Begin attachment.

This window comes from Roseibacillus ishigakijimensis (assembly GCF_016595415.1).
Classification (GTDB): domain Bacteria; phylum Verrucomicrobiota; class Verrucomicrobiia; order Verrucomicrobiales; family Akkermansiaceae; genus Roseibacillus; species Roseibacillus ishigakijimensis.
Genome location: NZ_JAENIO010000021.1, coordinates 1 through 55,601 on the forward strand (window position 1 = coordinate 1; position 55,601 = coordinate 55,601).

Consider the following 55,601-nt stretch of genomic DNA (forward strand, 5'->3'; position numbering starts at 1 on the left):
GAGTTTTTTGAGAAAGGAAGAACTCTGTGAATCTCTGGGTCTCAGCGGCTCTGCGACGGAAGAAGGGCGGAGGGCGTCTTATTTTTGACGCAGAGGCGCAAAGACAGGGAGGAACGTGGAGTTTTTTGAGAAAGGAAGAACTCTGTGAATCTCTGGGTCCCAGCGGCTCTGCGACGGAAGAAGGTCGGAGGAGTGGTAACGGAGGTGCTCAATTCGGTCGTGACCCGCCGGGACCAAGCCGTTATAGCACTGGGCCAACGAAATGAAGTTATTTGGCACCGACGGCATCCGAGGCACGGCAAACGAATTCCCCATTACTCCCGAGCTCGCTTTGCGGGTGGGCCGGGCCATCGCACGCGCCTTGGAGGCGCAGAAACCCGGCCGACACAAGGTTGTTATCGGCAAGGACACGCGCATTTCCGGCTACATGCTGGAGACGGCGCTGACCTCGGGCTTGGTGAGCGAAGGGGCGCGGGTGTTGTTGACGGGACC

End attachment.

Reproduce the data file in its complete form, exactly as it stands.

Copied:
This window comes from Roseibacillus ishigakijimensis (assembly GCF_016595415.1).
Classification (GTDB): domain Bacteria; phylum Verrucomicrobiota; class Verrucomicrobiia; order Verrucomicrobiales; family Akkermansiaceae; genus Roseibacillus; species Roseibacillus ishigakijimensis.
Genome location: NZ_JAENIO010000021.1, coordinates 1 through 55,601 on the forward strand (window position 1 = coordinate 1; position 55,601 = coordinate 55,601).

Consider the following 55,601-nt stretch of genomic DNA (forward strand, 5'->3'; position numbering starts at 1 on the left):
GAGTTTTTTGAGAAAGGAAGAACTCTGTGAATCTCTGGGTCTCAGCGGCTCTGCGACGGAAGAAGGGCGGAGGGCGTCTTATTTTTGACGCAGAGGCGCAAAGACAGGGAGGAACGTGGAGTTTTTTGAGAAAGGAAGAACTCTGTGAATCTCTGGGTCCCAGCGGCTCTGCGACGGAAGAAGGTCGGAGGAGTGGTAACGGAGGTGCTCAATTCGGTCGTGACCCGCCGGGACCAAGCCGTTATAGCACTGGGCCAACGAAATGAAGTTATTTGGCACCGACGGCATCCGAGGCACGGCAAACGAATTCCCCATTACTCCCGAGCTCGCTTTGCGGGTGGGCCGGGCCATCGCACGCGCCTTGGAGGCGCAGAAACCCGGCCGACACAAGGTTGTTATCGGCAAGGACACGCGCATTTCCGGCTACATGCTGGAGACGGCGCTGACCTCGGGCTTGGTGAGCGAAGGGGCGCGGGTGTTGTTGACGGGACC